- Time Wizard does this in Joey's duel against Yugi. Time Wizard's effect is to spin a roulette with a 2/6 chance of landing a favorable outcome . On success the owner could either weaken the enemy monster(s) by 800 points or destroy all the opponent's monsters, with half the attack power taken out of the opposing player's life points. Failure resulted in the latter effect being applied to the owner's monsters. When he used it against Yugi, it made his Dark Magician become ancient, and dropping its ATK from 2500 to 200... and then became the Dark Sage, an even stronger monster than Dark Magician.
- In episode 29, the card "Shadow of Eyes" forced male monsters to attack Harpie's Lady but did not affect female monsters. Needless to say this leaves a lot of questions. Many monster cards in the game do not have discernible gender, while some cards' illustrations show multiple people, some male and some female.
- In his duel with Mako, Yugi calls an attack on "Full Moon". Three major problems with that. First, "Full Moon" is Yugi's own card and is on his side of the battlefield. Second, it's a magic card, not a monster. Third, he's trying to stab the moon with a sword. Yet not only does this somehow work, it dramatically alters the battlefield, causing the ACTUAL tide (not a card effect) to go out lower than it was before he summoned the moon, and beaching Mako's sea monsters.
- The Multiply card is apparently so badly designed it can divide by zero, creating a wall of infinite Kuribohs that spawn in real time with disregard for monster space. Said Kuribohs "self-destruct on contact with enemy monsters". In his second duel against Pegasus, Yugi tricks Pegasus into using Thousand Eyes Restrict's effect to equip itself with Kuriboh, causing the Kuribohs to explode and blow out Thousand Eyes Restrict's eyes, apparently negating its effect.
- The Yami/Kaiba duel in the Duelist Kingdom arc gives us this little gem: Yugi is able to fuse one of his monsters, Mammoth Graveyard, with Kaiba's Blue-Eyes Ultimate Dragon using Polymerization to fuse the Living Arrow card (which has since become Spell Shattering Arrow) with Mammoth Graveyard and then fire it at Kaiba's monster, resulting in a different fusion...or something...in any event, the result was on Kaiba's side of the field. Because it was a fusion of an "undead" monster and a "living" monster the unnamed fusion monster's ATK and DEF decreased by the ATK and DEF of Mammoth Graveyard.
Later, Yugi attacks it once its ATK was low enough for his weaker monsters to defeat it. However, it is stated that because Blue-Eyes Ultimate Dragon is a Fusion Monster that requires three Fusion Material Monsters, it must be attacked three times to completely destroy it, so Yugi's attack killed only one head. No other Fusion Monsters do ever display this characteristic.
And it gets better: after some time, Kaiba uses Monster Reborn to revive one head of the Blue-Eyes Ultimate Dragon with 3000 ATK, while the rest of the monster still had low ATK. As to how you could make sense of any of this without holograms is anyone's guess.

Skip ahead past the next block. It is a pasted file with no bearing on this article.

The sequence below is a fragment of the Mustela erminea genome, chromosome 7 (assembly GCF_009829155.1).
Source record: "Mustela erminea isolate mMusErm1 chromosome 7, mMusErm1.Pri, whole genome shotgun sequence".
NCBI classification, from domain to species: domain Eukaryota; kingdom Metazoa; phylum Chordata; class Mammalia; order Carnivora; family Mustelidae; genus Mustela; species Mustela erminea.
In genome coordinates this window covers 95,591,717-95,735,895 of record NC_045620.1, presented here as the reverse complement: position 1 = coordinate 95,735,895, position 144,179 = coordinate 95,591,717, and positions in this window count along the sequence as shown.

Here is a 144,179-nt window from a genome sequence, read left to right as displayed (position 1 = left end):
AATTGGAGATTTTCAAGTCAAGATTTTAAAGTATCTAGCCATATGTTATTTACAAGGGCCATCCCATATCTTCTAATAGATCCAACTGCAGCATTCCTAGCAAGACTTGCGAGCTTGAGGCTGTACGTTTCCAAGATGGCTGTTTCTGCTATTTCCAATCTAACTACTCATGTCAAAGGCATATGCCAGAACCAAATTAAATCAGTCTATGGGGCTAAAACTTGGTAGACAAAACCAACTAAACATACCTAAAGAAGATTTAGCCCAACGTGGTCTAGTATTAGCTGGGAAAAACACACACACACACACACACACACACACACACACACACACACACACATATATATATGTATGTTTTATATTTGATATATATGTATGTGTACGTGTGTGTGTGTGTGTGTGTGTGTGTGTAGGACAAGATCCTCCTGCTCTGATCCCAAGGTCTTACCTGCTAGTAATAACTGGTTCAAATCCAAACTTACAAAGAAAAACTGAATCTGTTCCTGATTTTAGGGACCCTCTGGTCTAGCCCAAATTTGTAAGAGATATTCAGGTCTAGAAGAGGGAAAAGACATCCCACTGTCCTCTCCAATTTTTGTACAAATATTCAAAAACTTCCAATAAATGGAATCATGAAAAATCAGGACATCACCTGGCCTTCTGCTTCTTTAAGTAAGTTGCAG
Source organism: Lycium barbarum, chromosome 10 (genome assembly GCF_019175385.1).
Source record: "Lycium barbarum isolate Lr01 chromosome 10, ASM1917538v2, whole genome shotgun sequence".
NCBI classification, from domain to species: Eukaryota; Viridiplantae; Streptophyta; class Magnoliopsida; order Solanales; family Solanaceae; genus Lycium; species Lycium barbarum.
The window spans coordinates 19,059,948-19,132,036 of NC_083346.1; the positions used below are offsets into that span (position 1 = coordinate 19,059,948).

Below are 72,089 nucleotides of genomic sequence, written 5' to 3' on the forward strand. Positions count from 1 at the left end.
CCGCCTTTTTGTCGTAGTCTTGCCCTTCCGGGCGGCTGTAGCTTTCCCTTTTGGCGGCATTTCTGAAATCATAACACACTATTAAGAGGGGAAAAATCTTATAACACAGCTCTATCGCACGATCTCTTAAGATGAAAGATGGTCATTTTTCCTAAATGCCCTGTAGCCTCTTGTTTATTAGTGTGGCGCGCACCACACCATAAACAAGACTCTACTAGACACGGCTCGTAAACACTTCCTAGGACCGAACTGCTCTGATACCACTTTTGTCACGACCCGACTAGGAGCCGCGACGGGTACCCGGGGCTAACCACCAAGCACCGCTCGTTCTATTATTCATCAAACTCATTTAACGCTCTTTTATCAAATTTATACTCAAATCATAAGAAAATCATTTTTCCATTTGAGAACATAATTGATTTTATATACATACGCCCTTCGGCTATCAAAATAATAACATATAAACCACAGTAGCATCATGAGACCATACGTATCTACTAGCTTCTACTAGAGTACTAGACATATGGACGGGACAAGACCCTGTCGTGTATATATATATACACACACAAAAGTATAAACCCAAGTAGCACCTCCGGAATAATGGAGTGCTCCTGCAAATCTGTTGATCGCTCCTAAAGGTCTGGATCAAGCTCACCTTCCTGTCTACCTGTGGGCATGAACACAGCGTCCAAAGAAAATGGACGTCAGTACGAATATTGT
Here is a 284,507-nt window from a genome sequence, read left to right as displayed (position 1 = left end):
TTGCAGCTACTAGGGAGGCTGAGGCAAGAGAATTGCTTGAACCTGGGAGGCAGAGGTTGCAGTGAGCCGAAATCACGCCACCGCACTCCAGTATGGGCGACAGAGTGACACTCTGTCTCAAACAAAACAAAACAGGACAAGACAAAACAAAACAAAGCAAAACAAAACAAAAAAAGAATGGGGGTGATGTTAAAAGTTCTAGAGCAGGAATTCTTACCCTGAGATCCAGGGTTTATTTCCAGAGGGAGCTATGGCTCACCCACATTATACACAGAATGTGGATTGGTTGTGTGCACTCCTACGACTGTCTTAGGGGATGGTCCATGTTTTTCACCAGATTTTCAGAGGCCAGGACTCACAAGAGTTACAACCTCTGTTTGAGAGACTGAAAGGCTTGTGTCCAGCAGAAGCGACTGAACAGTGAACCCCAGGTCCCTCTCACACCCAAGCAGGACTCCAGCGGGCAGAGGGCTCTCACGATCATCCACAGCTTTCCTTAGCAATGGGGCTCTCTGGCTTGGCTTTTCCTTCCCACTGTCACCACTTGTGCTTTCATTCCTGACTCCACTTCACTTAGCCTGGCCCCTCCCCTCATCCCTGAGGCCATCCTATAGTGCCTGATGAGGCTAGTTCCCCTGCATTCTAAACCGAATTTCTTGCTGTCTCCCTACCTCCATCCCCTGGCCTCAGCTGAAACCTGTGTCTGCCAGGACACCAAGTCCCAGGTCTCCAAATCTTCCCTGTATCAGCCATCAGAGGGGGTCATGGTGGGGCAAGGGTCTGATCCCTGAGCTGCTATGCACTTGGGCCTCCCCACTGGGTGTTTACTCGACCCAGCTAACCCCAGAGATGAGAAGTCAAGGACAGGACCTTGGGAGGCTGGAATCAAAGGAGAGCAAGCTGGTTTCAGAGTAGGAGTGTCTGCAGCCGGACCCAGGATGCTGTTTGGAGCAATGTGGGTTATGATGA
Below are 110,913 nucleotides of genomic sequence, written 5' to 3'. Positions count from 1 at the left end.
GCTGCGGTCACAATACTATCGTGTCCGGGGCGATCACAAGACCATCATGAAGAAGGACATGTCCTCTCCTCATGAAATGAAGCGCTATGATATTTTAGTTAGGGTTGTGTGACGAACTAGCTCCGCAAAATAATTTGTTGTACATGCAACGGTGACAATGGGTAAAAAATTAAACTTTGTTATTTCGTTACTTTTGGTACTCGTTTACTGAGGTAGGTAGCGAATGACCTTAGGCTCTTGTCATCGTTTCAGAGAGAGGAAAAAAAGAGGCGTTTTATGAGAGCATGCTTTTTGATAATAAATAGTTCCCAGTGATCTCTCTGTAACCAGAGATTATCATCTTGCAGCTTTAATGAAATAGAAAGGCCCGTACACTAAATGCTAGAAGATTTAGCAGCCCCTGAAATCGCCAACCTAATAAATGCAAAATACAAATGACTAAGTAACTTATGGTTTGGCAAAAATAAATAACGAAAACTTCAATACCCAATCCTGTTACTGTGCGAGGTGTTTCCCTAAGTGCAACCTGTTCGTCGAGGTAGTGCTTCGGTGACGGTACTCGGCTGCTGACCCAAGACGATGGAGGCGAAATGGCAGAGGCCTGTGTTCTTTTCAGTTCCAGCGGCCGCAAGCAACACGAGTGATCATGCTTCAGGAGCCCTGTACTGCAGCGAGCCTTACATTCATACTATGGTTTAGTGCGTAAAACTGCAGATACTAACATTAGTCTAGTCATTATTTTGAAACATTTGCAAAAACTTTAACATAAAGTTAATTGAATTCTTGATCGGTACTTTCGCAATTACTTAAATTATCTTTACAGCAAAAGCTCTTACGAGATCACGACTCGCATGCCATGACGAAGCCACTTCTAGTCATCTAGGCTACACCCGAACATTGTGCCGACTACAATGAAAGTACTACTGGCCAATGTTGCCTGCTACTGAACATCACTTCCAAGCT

- In Yugi's duel with the fake Kaiba, it's revealed that Mystical Elf, a normal monster at first glance, actually had the effect of transferring its ATK (1100 at the time, due to a Magic Card) to another monster you control. It also could, apparently, stop Spell effects because it was "chanting a mystical chant."
- Makiu, the Magical Mist gets this an awful lot. It does something different every time it's played — in the duel with Weevil, it washed away the spores of the Great Moth and powers up Summoned Skull; in the duel with Joey, it's used during Joey's turn to stop Thousand Dragon's attack; finally, in the duel with the possessed Keith, it weakens all his machine monsters. To make things even better, in the original manga, the card was printed with the effect: "Water vapor surrounds all monsters on the field". Apparently, the players' imaginations were supposed to take care of the rest. This was a callback to the original design of the Yu-Gi-Oh card game, being an RPG similar to Dungeons and Dragons with a randomized card system. However, due to the ambiguity of the card effects, the idea was scrapped. These examples are a prime reason.
- Summoned Skull also gets an effect in the duel with the Rare Hunter, where it charges up Alpha the Magnet Warrior's attack by 200 points.
- If Yugi attacked with monsters in a different order though, he would've won without this "effect" anyway.
- Throughout the series, Summoned Skull is implied to attack with electricity, which is used to give him a huge variety of added abilities (additional ATK points, greater range, etc). None of this would make any sense without the holograms.
- Furthermore, the first time Yugi uses Summoned Skull (when dueling Pegasus through the video tape), Summoned Skull attacks physically, which is why it can't attack Pegasus quickly enough to win Yugi the duel. Of course, it could easily have attacked quickly enough with electricity.
- Against the Paradox brothers, at one point, Yugi uses Mirror Force to block the attack of their Gate Guardian, upon which the Paradox brothers claim that a different piece of the Gate Guardian can block the attack, which is NOT how Mirror Force works. Then Yugi claims the defense by Gate Guardian deflects the attack to a different monster owned by the brothers. How is somebody able to verify this unless the holograms are involved?